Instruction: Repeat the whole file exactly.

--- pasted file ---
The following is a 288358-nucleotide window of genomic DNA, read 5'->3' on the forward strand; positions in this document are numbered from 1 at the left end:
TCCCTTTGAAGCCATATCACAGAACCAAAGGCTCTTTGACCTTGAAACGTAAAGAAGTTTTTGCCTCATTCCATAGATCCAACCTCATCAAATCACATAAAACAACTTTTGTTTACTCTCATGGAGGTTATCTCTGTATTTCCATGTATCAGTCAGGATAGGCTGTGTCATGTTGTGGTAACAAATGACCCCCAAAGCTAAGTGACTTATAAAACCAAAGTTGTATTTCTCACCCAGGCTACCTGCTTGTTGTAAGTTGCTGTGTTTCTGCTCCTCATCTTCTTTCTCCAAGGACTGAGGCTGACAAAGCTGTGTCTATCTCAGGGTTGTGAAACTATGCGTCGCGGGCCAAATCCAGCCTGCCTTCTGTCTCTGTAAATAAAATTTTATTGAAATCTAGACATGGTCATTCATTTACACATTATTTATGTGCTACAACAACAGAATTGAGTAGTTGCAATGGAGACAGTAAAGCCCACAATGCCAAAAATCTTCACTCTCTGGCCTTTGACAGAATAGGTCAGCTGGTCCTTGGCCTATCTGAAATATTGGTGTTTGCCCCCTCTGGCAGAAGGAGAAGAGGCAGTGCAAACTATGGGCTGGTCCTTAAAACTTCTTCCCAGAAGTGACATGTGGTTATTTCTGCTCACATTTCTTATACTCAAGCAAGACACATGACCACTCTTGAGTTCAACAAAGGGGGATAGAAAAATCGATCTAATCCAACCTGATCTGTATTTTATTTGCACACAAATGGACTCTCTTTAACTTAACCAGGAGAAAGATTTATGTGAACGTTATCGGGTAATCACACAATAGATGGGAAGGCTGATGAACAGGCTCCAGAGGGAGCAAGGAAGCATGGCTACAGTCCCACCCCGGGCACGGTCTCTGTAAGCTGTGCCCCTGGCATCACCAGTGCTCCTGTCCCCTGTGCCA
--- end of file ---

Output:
The following is a 288358-nucleotide window of genomic DNA, read 5'->3' on the forward strand; positions in this document are numbered from 1 at the left end:
TCCCTTTGAAGCCATATCACAGAACCAAAGGCTCTTTGACCTTGAAACGTAAAGAAGTTTTTGCCTCATTCCATAGATCCAACCTCATCAAATCACATAAAACAACTTTTGTTTACTCTCATGGAGGTTATCTCTGTATTTCCATGTATCAGTCAGGATAGGCTGTGTCATGTTGTGGTAACAAATGACCCCCAAAGCTAAGTGACTTATAAAACCAAAGTTGTATTTCTCACCCAGGCTACCTGCTTGTTGTAAGTTGCTGTGTTTCTGCTCCTCATCTTCTTTCTCCAAGGACTGAGGCTGACAAAGCTGTGTCTATCTCAGGGTTGTGAAACTATGCGTCGCGGGCCAAATCCAGCCTGCCTTCTGTCTCTGTAAATAAAATTTTATTGAAATCTAGACATGGTCATTCATTTACACATTATTTATGTGCTACAACAACAGAATTGAGTAGTTGCAATGGAGACAGTAAAGCCCACAATGCCAAAAATCTTCACTCTCTGGCCTTTGACAGAATAGGTCAGCTGGTCCTTGGCCTATCTGAAATATTGGTGTTTGCCCCCTCTGGCAGAAGGAGAAGAGGCAGTGCAAACTATGGGCTGGTCCTTAAAACTTCTTCCCAGAAGTGACATGTGGTTATTTCTGCTCACATTTCTTATACTCAAGCAAGACACATGACCACTCTTGAGTTCAACAAAGGGGGATAGAAAAATCGATCTAATCCAACCTGATCTGTATTTTATTTGCACACAAATGGACTCTCTTTAACTTAACCAGGAGAAAGATTTATGTGAACGTTATCGGGTAATCACACAATAGATGGGAAGGCTGATGAACAGGCTCCAGAGGGAGCAAGGAAGCATGGCTACAGTCCCACCCCGGGCACGGTCTCTGTAAGCTGTGCCCCTGGCATCACCAGTGCTCCTGTCCCCTGTGCCA